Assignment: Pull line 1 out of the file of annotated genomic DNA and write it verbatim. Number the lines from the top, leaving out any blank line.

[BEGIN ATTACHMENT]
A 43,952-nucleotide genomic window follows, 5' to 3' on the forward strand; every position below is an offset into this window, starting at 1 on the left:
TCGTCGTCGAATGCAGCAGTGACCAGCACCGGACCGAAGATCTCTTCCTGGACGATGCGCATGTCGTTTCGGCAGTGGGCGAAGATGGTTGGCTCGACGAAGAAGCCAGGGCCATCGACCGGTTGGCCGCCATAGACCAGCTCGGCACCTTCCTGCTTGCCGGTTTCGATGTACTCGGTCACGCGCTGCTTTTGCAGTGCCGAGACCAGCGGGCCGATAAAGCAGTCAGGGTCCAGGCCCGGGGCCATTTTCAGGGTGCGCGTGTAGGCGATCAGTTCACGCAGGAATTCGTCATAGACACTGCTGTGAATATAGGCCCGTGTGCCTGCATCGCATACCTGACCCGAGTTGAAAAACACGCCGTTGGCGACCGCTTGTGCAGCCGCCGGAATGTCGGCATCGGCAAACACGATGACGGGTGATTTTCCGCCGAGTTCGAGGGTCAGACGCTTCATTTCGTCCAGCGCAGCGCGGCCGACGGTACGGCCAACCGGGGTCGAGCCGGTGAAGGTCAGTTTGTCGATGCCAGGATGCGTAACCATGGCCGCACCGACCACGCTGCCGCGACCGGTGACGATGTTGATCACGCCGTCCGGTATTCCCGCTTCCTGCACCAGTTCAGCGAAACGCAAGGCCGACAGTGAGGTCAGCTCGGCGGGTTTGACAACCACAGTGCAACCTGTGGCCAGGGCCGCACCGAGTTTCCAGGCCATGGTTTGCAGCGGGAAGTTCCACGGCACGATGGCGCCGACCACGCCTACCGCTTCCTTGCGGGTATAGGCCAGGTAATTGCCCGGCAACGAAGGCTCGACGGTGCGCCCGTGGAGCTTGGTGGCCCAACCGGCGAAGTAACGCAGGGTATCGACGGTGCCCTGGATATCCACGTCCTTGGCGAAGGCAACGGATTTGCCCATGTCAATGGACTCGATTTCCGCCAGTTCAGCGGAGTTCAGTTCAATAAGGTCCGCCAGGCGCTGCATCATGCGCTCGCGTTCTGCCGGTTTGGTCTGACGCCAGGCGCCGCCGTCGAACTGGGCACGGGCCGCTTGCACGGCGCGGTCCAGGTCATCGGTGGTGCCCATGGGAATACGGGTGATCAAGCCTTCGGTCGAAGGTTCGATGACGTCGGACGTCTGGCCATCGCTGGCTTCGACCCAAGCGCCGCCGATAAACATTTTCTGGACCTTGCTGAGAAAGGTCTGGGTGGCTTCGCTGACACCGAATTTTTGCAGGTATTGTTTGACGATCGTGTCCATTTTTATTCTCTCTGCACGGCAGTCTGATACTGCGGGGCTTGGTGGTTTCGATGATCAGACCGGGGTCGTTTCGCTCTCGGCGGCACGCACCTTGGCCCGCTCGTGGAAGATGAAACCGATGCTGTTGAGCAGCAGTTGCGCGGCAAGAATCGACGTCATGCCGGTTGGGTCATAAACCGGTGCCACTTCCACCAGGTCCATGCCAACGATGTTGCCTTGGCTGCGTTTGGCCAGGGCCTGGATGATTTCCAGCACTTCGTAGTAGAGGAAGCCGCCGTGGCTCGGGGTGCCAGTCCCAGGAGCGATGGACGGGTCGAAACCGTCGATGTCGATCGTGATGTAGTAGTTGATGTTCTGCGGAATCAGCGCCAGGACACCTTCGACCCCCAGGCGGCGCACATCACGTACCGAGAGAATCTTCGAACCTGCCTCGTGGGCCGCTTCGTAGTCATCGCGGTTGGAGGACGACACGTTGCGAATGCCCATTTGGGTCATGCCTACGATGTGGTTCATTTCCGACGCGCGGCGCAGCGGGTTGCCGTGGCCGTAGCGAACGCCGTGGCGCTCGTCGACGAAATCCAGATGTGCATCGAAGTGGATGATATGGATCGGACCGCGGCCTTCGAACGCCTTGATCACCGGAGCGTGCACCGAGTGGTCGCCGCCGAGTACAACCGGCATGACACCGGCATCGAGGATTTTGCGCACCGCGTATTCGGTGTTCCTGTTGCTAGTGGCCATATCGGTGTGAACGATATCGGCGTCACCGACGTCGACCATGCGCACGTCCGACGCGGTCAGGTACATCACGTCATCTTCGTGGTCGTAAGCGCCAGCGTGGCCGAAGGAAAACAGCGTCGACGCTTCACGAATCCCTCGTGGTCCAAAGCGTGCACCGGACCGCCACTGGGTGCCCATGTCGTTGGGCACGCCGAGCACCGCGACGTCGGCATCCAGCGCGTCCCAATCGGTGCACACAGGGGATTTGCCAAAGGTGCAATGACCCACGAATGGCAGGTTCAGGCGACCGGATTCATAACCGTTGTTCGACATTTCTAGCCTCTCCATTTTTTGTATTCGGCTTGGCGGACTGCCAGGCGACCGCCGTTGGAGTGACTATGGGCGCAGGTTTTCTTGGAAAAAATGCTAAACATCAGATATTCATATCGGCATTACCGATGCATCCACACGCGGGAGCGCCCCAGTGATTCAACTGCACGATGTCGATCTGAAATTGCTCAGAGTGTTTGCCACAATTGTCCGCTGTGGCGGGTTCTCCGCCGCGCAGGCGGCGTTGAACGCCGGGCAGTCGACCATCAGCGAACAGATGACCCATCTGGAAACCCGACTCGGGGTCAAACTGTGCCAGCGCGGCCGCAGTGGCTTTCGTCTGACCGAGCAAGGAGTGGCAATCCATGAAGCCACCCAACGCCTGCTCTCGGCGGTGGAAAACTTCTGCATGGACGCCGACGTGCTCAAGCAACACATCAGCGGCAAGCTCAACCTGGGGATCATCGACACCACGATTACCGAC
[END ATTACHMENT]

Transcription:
A 43,952-nucleotide genomic window follows, 5' to 3' on the forward strand; every position below is an offset into this window, starting at 1 on the left: